Aug. 27, 2016: In the end, the duo of Daniel Burkett/Marc Miller won the race Continental Challenge race and the GS class in their No. 33 Porsche Cayman GT4 by a 4.5-second margin over the No. 15 Scott Maxwell/Billy Johnson Mustang but the way this race played out made for an amazing race and an unpredictable result. The race was disrupted by rain, rain so heavy that they had to red-flag the race for 52 minutes of the race’s scheduled 150 minutes. And before that red was shown the rain came down so heavily that drivers could barely see their way to stay on the course and many - if not most – slid or spun off into the weeds.
Going into this race the Multimatic Mustang drivers were leading in championship points in the GS class over the Burkett/Miller Porsche by 23 points. After the VIR race, their lead had been reduced by just 3 points.
The scenario was set in qualifying when the No. 99 (Rob Eklin/Sebastian Landy) Aston Martin Vantage won the pole by a margin of 0.35 seconds over the Burkett/Miller Porsche Cayman GT4 who qualified ahead of the Maxwell/Johnson Mustang by another 0.2 seconds.
At the start of the race, Maxwell charged up past the Porsche to take second with the No. 76 Paul Holton/Pierre Kleinubing Mustang behind them in third place. Maxwell passed for the lead on lap seven but just then it began to rain and, before he could finish the next lap, he spun off the course and lost 19 seconds on the leader but, given that the rain was now disrupting everyone’s plans, he was still up in third place. Almost everyone, Maxwell included, pitted for tires. And then it started to rain HARD and the carnage really started with cars sliding off everywhere. The leader, Landy, slid off, giving up the lead to Holton in the other Mustang ahead of the No. 99 Landy Aston with the No. 33 Burkett Porsche and Maxwell a full minute behind in third and fourth.
Finally after minutes of this downpour, the officials put the red flag out and the cars were parked in pit lane. After almost an hour of red, the cars were sent off again behind the pace car with just over an hour left to the end of the race. At the front of the field the GS cars led in the order Holton, Burkett and Maxwell. Most of the cars then made their driver change pit stops under the yellow but, with the threat of more rain still present, they stayed with their choice of rain tires.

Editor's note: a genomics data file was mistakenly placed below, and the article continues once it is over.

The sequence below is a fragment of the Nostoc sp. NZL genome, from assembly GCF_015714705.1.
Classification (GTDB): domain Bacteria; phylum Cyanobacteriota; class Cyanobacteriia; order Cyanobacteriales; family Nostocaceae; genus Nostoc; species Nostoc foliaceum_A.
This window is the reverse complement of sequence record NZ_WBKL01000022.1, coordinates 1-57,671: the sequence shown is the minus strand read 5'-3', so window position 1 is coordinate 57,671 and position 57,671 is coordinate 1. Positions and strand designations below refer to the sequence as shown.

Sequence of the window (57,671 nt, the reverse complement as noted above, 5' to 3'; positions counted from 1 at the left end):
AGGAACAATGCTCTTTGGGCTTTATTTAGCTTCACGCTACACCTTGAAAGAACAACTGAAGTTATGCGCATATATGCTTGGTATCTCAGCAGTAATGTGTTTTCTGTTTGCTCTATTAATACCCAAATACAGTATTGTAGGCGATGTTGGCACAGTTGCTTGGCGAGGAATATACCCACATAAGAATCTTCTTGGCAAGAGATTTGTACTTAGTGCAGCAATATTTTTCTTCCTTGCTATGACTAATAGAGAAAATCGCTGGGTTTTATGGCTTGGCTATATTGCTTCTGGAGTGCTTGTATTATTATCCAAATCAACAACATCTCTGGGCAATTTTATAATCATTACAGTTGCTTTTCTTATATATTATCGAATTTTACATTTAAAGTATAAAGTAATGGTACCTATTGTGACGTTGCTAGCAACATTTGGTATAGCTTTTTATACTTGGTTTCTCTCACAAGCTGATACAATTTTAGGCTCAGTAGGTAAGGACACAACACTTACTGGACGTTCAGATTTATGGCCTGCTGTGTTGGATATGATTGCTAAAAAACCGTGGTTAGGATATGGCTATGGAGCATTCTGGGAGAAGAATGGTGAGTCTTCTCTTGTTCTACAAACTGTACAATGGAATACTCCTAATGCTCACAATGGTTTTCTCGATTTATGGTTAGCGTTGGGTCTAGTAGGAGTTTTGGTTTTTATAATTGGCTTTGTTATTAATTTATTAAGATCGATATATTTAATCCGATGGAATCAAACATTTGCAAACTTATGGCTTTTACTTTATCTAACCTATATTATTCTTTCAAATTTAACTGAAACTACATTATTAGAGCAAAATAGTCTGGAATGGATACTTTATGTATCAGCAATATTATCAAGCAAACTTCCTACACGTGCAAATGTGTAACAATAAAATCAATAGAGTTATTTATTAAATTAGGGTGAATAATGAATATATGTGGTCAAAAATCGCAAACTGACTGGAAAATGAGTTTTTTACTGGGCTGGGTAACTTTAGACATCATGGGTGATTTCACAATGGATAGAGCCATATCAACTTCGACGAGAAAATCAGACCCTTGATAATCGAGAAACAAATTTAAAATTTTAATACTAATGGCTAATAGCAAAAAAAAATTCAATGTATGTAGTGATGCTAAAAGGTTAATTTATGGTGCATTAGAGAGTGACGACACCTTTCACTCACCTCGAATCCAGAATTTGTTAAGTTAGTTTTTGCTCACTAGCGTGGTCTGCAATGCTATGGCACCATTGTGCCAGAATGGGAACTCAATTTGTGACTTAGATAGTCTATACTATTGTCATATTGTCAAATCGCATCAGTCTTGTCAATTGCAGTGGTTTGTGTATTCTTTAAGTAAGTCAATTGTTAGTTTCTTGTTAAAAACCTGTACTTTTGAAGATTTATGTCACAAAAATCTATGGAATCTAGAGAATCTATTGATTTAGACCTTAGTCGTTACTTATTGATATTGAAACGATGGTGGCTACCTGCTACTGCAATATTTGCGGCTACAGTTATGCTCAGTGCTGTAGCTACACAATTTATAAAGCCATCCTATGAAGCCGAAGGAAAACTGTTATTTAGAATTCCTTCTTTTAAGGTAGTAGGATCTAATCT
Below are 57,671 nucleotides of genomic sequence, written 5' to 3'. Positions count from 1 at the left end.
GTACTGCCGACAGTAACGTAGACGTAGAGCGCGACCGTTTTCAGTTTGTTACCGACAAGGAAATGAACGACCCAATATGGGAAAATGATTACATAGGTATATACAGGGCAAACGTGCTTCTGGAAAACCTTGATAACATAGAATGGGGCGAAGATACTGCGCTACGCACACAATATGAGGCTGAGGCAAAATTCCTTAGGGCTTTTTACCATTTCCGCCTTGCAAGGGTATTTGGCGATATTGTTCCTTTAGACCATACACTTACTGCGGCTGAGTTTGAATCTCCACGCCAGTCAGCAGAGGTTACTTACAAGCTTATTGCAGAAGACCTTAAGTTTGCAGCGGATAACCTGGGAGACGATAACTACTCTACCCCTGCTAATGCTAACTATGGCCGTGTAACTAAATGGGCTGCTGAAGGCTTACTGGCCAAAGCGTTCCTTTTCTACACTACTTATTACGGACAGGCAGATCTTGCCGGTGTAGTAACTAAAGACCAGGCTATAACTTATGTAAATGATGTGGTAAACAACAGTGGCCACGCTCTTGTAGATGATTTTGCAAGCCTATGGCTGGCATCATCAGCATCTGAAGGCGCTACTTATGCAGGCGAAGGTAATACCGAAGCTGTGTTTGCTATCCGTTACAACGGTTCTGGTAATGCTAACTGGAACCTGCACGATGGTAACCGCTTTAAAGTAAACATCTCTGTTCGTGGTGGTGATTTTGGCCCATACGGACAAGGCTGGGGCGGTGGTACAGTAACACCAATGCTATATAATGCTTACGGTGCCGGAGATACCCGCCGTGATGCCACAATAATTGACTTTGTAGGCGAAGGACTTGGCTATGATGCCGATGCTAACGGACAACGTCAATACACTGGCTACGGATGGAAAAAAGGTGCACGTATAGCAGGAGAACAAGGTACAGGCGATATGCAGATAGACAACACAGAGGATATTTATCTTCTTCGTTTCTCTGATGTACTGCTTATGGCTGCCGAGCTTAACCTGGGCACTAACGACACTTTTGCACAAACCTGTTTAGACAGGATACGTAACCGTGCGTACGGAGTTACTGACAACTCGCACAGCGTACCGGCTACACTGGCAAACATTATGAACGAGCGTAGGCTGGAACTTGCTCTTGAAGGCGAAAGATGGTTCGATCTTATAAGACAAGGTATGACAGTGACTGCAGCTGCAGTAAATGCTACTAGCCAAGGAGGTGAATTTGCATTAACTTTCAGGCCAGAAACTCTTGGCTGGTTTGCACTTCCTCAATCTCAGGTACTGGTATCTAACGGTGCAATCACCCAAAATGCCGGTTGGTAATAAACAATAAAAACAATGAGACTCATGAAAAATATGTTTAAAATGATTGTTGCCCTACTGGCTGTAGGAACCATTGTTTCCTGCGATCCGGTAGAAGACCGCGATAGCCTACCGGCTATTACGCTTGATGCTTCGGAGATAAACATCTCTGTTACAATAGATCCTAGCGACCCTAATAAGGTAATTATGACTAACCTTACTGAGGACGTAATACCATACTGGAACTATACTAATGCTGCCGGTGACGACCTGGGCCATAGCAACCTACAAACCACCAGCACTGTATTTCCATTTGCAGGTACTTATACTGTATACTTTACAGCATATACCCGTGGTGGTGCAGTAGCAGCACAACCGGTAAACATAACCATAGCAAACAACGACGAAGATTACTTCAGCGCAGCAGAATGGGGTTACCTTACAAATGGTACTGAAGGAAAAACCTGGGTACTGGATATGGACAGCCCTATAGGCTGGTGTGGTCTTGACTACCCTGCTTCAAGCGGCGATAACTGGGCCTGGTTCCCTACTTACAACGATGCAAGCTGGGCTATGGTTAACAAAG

When the race was flagged green the No. 12 Porsche of Cameron Cassels led over Johnson who had replaced Maxwell but then Cassels pitted to hand over to Trent Hindman and gave up the lead to the No. 15 Mustang – but then Miller in the No. 33 Porsche passed Johnson to take over the lead.
For the remainder of the race Johnson hounded Miller trying to wrest back the lead. As the clock ticked down and we saw a bit more rain, Johnson closed up to within five seconds – but, despite his best efforts, that was the best he could do and he had to settle for second behind Miller. The No. 12 Porsche finished third while the No. 9 Aston (Putnam/Espenlaub) fourth.
The Gilsinger/Eversley Honda Civic won the ST class over the Porsche Caymans of Liefooghe/Balogh and Mosing/Foss.
The next round of the Continental Tire Championship will be held at the Circuit of the Americas at Austin, Texas, on Saturday, Sept. 17.
IMSA WeatherTech Championship Michelin GT Challenge at VIRginia International Raceway
The Magnussen/Garcia GTLM Corvette wins over the Hand/Mueller Ford GT
Aug. 28, 2016: The WeatherTech Series race at VIR included only the GT class cars. In the featured GTLM class a Corvette won over a Ford GT but it was the wrong cars – the cars contesting the points lead actually ended up farther back.
While there are a number of makes contesting GTLM, the championship race is focused on two makes only – the Corvettes and the Ford GTs. Coming into this race, the No. 4 Oliver Gavin/Tommy Millner Corvette C7.R was leading in points with 264 points ahead of the No. 67 Ryan Briscoe/Richard Westbrook Ford GT at 251 points.
But the race went to the other half of these two teams. After running one-two for most of the race, the No. 3 Corvette of Jan Magnussen/Antonio Garcia won the race by a 0.8 second margin over the No. 66 Ford GT of Joey Hand and Dirk Mueller.
The No. 67 Ford GT qualified 8th quickest and ran a few places back from the leaders throughout the race – but they came through with a fourth place finish at the end. On the other hand, the No. 4 Corvette had qualified in second place behind the No. 3 Corvette but it fell back and, for much of the race was running behind the No 67 Ford. In the latter portion of the race it did get past the Ford but with only minutes to go in the 2.5 hour race, the Corvette crashed and could not continue. It had to settle for an 18th-place finish.
The points implications were that, although the No. 4 Corvette team left VIR still leading in the points, their lead over the No. 67 team had been reduced to seven points.
The Earl Bamber/Frederic Makowiecki Porsche 911 RSR finished third, splitting the two Fords, while the Bill Auberlin/Dirk Werner BMW M6 GTLM was fifth.
In the GTD class the top-placed finisher was the No. 48 Bryan Sellers/Madison Snow Lamborghini Huracan GT3. The Audi R8s of Aschenbach/Bell Audi R8 and Potter/Lally were second and third in class.
The next round of the WeatherTech Championship, which will include all four classes (prototypes and GTs), will be held at the Circuit of the Americas in Austin, Texas, on Saturday, Sept. 17.
F1: Daimler AG/Steve Etherington
TMS: Chris Owens/IMS Photo 2016
NSC: Jeff Zelevansky/NASCAR via Getty Images
NCWTS: NASCAR/Rey Del Rio/Getty Images
NXS: Jonathan Ferrey/NASCAR via Getty Images
IMSA WT: Scott R LePage LAT Photo USA
IMSA Conti: Jake Galstad LAT Photo USA